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Issue date: 
March 2010

CSO Representative Reviews UN-REDD and World Bank's Forest Carbon Facility


Issue date: 

Nepal's forests: Selling carbon credits

Nepal, like any other developing country, now could sell carbon credits in the global market by way of reducing its contemporary deforestation and degradation rates and by way of forest conservation and enhancement. It sounds too good to be true? No, surely not.

Issue date: 
25 March 2010

World deforestation decreases, but remains alarming in many countries


World deforestation, mainly the conversion of tropical forests to agricultural land, has decreased over the past ten years but continues at an alarmingly high rate in many countries, FAO announced today.

Issue date: 
Friday March 12, 2010

US-Alaska: Why does Congress want to raid our best carbon bank?


Issue date: 

Forestry Bribes Increasing

More Lao forestry officials are taking bribes in exchange for illegal logging concessions.

BANGKOK—The number of forestry officials in Laos charged with taking bribes is increasing despite an ongoing crackdown, according to a top government lawyer.

Issue date: 
February 8, 2010

City Dwellers Drive Deforestation in 21st Century

Satellite data reveals that demand from urban areas may be the primary driver of the loss of trees--a shift from the patterns of the past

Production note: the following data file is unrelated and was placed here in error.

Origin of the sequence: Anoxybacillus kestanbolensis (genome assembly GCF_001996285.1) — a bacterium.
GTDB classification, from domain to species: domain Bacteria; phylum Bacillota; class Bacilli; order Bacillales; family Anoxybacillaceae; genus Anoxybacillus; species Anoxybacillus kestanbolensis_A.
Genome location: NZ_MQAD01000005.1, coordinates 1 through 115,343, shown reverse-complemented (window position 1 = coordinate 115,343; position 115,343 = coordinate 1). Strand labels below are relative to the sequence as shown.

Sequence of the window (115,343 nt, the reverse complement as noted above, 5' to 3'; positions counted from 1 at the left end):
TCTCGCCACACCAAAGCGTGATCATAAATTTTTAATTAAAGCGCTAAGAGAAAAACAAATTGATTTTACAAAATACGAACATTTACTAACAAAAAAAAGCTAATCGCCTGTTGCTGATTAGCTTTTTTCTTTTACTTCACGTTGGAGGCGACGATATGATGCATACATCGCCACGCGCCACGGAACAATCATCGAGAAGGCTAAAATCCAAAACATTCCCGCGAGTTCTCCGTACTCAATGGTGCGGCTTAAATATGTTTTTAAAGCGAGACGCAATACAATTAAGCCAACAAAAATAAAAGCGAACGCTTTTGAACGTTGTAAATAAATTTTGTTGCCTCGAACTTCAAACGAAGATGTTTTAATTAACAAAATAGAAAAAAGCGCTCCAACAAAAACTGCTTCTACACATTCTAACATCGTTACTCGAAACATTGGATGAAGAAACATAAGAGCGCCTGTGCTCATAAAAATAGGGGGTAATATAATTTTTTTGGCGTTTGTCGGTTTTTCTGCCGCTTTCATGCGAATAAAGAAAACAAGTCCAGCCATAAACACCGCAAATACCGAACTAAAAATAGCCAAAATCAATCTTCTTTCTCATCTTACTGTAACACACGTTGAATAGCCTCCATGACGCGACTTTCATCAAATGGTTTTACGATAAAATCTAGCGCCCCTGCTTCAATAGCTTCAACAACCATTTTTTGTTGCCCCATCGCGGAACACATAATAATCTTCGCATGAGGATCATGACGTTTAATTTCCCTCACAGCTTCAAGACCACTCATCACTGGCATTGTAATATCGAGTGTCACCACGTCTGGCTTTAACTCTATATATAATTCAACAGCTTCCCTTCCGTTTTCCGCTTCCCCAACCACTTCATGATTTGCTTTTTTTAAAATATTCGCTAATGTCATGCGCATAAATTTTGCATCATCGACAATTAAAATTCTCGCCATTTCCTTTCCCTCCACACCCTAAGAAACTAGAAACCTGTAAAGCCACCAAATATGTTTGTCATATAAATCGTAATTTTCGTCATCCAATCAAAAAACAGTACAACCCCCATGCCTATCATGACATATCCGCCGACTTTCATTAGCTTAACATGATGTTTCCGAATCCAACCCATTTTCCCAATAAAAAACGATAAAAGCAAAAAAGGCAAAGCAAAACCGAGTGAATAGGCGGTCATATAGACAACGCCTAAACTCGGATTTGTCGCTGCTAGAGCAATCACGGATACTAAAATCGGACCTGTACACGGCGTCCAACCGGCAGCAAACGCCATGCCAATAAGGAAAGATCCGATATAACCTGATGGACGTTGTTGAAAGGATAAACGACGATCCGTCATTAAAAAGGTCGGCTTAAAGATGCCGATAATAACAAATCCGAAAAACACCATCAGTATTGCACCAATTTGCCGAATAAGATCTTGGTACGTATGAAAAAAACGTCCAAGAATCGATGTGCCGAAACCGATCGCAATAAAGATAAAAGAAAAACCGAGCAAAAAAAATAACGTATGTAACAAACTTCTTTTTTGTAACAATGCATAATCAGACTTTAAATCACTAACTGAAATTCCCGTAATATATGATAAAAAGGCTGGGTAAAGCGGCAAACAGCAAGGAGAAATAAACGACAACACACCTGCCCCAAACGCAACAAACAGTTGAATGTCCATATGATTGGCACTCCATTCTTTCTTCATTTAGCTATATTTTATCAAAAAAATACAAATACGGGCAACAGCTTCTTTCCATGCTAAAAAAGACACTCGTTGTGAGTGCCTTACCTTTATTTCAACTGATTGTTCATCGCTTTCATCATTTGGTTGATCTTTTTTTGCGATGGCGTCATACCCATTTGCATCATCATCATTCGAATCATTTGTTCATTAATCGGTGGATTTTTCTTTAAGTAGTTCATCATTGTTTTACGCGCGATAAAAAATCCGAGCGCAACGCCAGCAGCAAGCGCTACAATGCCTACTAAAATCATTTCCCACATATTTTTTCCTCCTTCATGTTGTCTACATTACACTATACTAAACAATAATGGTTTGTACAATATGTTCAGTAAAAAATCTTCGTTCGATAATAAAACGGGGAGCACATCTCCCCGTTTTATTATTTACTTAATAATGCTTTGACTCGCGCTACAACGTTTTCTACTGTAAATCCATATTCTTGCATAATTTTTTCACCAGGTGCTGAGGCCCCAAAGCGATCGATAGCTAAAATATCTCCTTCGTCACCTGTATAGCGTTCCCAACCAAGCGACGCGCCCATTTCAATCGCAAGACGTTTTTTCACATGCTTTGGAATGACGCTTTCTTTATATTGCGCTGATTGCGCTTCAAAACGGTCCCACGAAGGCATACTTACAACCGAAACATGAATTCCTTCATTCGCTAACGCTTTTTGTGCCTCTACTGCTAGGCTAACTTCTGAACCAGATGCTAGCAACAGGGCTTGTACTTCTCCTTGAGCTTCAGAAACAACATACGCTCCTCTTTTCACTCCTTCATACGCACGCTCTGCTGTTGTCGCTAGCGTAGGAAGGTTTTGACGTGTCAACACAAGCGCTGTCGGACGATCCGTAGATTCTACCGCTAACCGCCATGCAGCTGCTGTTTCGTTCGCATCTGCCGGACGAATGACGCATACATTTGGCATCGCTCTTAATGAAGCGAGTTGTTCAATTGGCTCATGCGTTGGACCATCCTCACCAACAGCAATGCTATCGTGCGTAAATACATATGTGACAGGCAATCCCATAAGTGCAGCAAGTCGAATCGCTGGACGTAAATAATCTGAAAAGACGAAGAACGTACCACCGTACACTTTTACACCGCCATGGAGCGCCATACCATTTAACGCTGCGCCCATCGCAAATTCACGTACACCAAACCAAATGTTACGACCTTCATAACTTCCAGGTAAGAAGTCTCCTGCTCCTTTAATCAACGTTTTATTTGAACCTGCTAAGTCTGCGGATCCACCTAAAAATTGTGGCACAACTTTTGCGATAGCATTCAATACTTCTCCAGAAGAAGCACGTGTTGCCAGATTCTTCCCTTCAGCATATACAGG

Issue date: 
February 2, 2010

Uganda: Roads to Ruin

It is possible that the environmental challenge in Africa that will have the biggest impact on the rest of the world is the degradation of the Congo Basin rainforest.  According to Nobel Laureate Wangari Maathai, in her 2009 book

Issue date: 
January 25, 2010

Kashmir Plans Logging Crackdown to Slow Deforestation

MUZAFFARABAD, Azad Jammu and Kashmir, January 25, 2010 (ENS) - Yousaf Butt, a timber worker in the Neelum Valley at the Line of Control in Kashmir, is worried about his job because of government plans to enforce a ban on the cutting of trees.

UK government is still struggling to understand deforestation and illegal logging

"Cutting down the worlds forests is responsible for about a fifth of global carbon emissions, but what many people may not realise is that this is linked to the illegal trade in timber. This is a major problem for many timber-producing countries in the developing world. It not only causes environmental damage, but costs governments billions of dollars in lost revenue, often involving corruption and funds armed conflict."

REDD for Dummies

TREES are one of the most efficient systems of carbon capture and storage on the planet. They breathe in carbon dioxide and breathe out oxygen, locking the carbon into their roots, trunk, branches, twigs and leaves and the soil. They are so good at this that about 20% of the greenhouse gases entering the atmosphere can be attributed to deforestation. In the run-up to the climate talks in Copenhagen in December, bright minds around the world are negotiating a formal scheme for reducing the loss of trees as a way of lowering the world’s carbon emissions.


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by Dr. Radut